The Penalty of Leadership
In every field of human endeavor, he that is first must
perpetually live in the white light of publicity. Whether the leadership be vested in a
man or in a manufactured product, emulation and envy are ever at work. In art, in
literature, in music, in industry, the reward and the punishment are always the same. The
reward is widespread recognition, the punishment fierce denial and detraction. When a
mans work becomes a standard for the whole world, it also becomes a target for the
shafts of the envious few. If his work is merely mediocre, he will be left severely alone.
If he achieve a masterpiece it will set a million tongues awagging. Jealousy does not
protrude its forked tongue at the artist who produces a common-place painting. Whatsoever
you write, or paint, or play, or sing, or build; no one will strive to surpass or to
slander you unless your work be stamped with the seal of genius.
Long after a great work has been done, those who are
disappointed or envious continue to cry out that it cannot be done. Spiteful little voices
in the domain of art were raised against our own Whistler as a mountebank, long after the
big world had acclaimed him its greatest artistic genius. Multitudes flocked to Bayreuth
to worship at the musical shrine of Wagner, while the little group of those whom he had
dethroned and displaced argued angrily that he was no musician at all. The little world
continued to protest that Fulton could never build a steamboat, while the big world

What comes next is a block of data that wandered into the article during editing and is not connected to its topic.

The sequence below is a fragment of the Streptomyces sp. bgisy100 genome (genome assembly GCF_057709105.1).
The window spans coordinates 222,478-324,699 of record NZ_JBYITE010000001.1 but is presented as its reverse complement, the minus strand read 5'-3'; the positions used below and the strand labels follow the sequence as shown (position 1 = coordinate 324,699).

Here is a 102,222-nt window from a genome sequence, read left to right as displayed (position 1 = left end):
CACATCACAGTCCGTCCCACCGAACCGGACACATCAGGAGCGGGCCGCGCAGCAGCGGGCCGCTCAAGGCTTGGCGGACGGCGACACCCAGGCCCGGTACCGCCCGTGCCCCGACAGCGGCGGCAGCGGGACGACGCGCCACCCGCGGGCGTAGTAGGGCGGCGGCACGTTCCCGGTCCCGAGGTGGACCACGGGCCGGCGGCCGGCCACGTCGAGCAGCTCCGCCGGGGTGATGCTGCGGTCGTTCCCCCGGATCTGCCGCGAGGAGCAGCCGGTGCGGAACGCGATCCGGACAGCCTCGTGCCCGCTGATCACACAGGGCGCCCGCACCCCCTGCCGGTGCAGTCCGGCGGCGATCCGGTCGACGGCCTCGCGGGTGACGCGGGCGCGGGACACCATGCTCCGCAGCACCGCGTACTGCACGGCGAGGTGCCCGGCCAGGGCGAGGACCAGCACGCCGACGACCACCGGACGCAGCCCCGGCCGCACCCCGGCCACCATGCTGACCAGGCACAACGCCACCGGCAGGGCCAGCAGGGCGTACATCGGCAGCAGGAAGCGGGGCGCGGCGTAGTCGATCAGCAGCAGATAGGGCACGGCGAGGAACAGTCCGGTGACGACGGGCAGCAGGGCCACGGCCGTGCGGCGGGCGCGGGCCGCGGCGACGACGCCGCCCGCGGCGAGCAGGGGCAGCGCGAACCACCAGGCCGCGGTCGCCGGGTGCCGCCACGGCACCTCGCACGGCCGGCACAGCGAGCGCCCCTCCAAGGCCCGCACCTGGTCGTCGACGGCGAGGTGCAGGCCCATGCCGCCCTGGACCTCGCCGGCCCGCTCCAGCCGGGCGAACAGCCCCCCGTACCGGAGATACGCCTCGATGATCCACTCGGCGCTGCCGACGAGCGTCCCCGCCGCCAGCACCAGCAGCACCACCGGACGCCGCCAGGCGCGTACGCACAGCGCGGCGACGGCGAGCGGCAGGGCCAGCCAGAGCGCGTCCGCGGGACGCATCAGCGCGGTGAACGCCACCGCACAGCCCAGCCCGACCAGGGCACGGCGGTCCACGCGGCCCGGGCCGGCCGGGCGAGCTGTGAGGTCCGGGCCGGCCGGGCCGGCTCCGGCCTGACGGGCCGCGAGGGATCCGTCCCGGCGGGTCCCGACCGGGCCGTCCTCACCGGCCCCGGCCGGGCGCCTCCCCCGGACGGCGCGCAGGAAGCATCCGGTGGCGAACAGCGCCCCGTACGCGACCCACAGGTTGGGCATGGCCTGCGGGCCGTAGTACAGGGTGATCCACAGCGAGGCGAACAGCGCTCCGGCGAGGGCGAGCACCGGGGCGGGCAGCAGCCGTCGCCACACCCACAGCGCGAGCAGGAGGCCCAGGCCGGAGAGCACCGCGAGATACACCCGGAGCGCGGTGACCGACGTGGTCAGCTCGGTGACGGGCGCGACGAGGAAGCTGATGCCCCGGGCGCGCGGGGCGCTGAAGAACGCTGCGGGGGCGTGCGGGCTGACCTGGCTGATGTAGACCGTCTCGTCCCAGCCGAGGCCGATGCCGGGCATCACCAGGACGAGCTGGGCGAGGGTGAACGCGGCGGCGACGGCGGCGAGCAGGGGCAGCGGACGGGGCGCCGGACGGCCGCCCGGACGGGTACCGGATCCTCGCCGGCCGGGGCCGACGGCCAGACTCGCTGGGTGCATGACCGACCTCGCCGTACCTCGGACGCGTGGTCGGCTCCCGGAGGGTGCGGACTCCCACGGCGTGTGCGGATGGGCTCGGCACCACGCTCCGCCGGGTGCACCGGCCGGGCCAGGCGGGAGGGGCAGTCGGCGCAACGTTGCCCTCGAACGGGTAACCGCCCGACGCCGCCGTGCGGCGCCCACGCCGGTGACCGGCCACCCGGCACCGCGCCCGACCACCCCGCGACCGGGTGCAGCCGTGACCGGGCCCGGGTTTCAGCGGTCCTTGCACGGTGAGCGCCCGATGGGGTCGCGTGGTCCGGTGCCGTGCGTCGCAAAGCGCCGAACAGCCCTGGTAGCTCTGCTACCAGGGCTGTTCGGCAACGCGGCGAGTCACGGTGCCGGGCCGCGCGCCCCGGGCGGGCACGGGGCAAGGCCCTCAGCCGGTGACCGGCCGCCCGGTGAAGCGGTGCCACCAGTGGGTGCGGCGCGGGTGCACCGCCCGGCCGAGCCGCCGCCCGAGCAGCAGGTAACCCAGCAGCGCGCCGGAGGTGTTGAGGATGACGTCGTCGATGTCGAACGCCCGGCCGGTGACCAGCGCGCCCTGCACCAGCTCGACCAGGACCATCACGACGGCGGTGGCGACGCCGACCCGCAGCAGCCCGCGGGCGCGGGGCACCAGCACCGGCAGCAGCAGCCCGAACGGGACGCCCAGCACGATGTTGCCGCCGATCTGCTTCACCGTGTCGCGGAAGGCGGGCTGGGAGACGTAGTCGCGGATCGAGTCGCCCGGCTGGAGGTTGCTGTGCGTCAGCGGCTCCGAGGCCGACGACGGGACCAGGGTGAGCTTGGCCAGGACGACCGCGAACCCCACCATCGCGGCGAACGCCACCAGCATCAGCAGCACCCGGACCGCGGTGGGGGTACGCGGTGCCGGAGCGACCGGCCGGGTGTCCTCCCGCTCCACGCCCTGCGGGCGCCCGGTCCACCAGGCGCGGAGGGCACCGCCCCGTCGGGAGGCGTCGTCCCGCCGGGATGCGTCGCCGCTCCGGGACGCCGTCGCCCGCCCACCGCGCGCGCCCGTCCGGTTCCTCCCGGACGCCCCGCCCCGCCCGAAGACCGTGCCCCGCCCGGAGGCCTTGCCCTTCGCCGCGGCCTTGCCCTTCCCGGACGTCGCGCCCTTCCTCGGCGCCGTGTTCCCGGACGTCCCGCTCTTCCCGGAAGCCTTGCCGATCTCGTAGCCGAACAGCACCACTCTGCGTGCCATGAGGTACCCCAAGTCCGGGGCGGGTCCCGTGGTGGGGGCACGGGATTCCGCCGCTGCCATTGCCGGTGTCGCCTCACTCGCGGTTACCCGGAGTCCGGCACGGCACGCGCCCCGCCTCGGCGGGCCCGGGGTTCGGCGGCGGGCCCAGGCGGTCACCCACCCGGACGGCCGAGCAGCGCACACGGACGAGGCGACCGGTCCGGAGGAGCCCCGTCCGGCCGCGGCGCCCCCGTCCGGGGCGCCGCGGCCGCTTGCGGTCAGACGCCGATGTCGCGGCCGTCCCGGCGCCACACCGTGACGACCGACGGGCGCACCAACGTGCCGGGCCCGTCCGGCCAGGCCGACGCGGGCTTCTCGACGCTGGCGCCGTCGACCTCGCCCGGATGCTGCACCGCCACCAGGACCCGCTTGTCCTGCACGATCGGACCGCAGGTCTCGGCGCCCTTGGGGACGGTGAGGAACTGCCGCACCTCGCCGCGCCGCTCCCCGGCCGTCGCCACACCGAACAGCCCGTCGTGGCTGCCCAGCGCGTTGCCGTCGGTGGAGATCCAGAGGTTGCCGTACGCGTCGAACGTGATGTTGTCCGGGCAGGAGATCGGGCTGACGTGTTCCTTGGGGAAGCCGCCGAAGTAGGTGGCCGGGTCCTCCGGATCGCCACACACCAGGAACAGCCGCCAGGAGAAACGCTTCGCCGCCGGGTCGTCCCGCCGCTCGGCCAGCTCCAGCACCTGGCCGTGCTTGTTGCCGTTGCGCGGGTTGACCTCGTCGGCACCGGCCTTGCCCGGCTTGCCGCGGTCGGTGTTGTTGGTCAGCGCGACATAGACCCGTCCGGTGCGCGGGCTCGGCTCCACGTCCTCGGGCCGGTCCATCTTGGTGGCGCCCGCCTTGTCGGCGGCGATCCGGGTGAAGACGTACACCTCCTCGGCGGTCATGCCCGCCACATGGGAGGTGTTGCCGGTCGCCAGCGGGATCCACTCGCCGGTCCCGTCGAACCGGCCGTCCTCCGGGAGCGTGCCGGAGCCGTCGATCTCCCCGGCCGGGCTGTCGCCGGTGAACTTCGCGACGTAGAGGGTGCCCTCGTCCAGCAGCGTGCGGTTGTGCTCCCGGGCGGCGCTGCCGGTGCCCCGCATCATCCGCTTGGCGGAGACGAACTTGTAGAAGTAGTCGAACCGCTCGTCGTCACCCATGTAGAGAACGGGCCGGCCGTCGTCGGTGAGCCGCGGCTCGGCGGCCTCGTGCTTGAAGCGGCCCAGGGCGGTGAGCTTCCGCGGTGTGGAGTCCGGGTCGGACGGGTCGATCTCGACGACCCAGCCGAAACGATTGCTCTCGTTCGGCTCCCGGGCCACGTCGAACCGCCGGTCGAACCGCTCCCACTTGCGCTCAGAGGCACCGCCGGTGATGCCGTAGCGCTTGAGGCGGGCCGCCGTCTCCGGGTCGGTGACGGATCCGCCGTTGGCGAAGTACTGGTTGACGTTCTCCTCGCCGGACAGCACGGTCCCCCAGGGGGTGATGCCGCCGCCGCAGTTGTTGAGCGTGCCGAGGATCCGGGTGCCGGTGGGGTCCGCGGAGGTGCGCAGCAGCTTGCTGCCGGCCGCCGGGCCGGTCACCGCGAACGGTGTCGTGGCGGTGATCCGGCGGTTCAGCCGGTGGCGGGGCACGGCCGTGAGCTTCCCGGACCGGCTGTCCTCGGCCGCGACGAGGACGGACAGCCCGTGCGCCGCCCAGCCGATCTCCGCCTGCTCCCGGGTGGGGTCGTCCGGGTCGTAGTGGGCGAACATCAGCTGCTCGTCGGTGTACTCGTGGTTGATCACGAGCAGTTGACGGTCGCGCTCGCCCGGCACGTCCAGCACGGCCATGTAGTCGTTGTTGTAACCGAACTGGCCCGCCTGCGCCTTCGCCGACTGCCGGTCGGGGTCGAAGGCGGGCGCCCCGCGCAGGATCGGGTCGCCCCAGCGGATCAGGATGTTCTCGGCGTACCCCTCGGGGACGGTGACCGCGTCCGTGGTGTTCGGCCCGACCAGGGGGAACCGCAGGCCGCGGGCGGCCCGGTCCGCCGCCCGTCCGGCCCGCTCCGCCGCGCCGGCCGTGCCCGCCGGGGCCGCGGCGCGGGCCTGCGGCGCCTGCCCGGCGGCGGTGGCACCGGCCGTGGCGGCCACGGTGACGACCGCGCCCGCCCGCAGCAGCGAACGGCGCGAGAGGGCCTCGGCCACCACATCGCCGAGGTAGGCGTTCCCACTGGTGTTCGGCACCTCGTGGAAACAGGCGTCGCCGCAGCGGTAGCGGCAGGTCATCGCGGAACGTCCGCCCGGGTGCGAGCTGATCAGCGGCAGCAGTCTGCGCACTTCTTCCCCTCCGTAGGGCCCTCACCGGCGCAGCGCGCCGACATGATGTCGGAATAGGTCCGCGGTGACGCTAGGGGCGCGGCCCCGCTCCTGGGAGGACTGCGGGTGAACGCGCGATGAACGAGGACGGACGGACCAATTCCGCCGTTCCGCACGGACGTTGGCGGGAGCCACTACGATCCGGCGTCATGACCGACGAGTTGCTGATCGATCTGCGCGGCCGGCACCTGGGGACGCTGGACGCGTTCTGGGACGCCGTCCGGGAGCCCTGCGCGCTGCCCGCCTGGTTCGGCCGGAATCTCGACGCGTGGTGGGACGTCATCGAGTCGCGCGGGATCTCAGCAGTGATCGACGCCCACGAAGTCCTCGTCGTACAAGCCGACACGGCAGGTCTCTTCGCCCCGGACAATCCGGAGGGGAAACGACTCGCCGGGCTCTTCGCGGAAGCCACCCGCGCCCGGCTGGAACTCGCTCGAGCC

flocked to the river banks to see his boat steam by.
The Leader is assailed because he is a Leader, and the effort to
equal him is merely added proof of that leadership. Failing to equal or to excel, the
follower seeks to depreciate and to destroy, but only confirms once more the superiority
of that which he strives to supplant. There is nothing new in this, it is as old as the
world and as old as the human passions of envy, fear, greed, ambition, and the desire to
surpass. And it all avails nothing. If the leader truly leads, he remains the leader.
Master Poet, Master Painter, Master Workman; each in his turn is assailed, and each holds
his laurels through the ages.
That which is great makes itself known, no matter how loud the
clamor of denial. That which deserves to live, Lives.
This text appeared as an advertisement
in the Saturday Evening Post, January 2, 1915. Copyright
Cadillac Motor Car Division. Author was Theodore Macmanus,
one of the founders of Cadillac Advertising firm DMB&B.
My thanks to Myron D. Stokes of www.emotionreports.com
for discovering the source of this excellent piece.